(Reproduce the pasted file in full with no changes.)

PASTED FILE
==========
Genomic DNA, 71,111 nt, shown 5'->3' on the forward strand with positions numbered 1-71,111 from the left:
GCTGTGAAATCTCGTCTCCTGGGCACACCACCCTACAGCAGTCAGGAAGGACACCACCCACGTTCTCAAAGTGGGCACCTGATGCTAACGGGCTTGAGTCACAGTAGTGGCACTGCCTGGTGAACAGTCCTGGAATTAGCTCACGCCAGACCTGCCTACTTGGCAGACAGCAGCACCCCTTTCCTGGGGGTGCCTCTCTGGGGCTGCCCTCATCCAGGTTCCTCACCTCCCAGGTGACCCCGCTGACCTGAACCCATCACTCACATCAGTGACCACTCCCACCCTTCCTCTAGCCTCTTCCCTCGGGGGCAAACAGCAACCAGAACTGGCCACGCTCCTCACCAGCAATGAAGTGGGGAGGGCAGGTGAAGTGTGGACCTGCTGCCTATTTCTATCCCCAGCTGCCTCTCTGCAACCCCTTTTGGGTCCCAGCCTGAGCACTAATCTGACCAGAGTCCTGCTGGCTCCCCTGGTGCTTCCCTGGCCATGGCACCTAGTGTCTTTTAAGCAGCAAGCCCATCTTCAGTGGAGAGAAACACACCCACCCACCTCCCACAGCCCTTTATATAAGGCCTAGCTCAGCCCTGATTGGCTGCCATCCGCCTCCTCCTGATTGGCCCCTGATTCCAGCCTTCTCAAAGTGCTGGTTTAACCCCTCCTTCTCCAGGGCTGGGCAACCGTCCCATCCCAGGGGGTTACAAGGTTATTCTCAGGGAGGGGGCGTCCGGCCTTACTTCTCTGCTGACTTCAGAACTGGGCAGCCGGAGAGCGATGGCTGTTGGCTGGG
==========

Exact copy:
Genomic DNA, 71,111 nt, shown 5'->3' on the forward strand with positions numbered 1-71,111 from the left:
GCTGTGAAATCTCGTCTCCTGGGCACACCACCCTACAGCAGTCAGGAAGGACACCACCCACGTTCTCAAAGTGGGCACCTGATGCTAACGGGCTTGAGTCACAGTAGTGGCACTGCCTGGTGAACAGTCCTGGAATTAGCTCACGCCAGACCTGCCTACTTGGCAGACAGCAGCACCCCTTTCCTGGGGGTGCCTCTCTGGGGCTGCCCTCATCCAGGTTCCTCACCTCCCAGGTGACCCCGCTGACCTGAACCCATCACTCACATCAGTGACCACTCCCACCCTTCCTCTAGCCTCTTCCCTCGGGGGCAAACAGCAACCAGAACTGGCCACGCTCCTCACCAGCAATGAAGTGGGGAGGGCAGGTGAAGTGTGGACCTGCTGCCTATTTCTATCCCCAGCTGCCTCTCTGCAACCCCTTTTGGGTCCCAGCCTGAGCACTAATCTGACCAGAGTCCTGCTGGCTCCCCTGGTGCTTCCCTGGCCATGGCACCTAGTGTCTTTTAAGCAGCAAGCCCATCTTCAGTGGAGAGAAACACACCCACCCACCTCCCACAGCCCTTTATATAAGGCCTAGCTCAGCCCTGATTGGCTGCCATCCGCCTCCTCCTGATTGGCCCCTGATTCCAGCCTTCTCAAAGTGCTGGTTTAACCCCTCCTTCTCCAGGGCTGGGCAACCGTCCCATCCCAGGGGGTTACAAGGTTATTCTCAGGGAGGGGGCGTCCGGCCTTACTTCTCTGCTGACTTCAGAACTGGGCAGCCGGAGAGCGATGGCTGTTGGCTGGG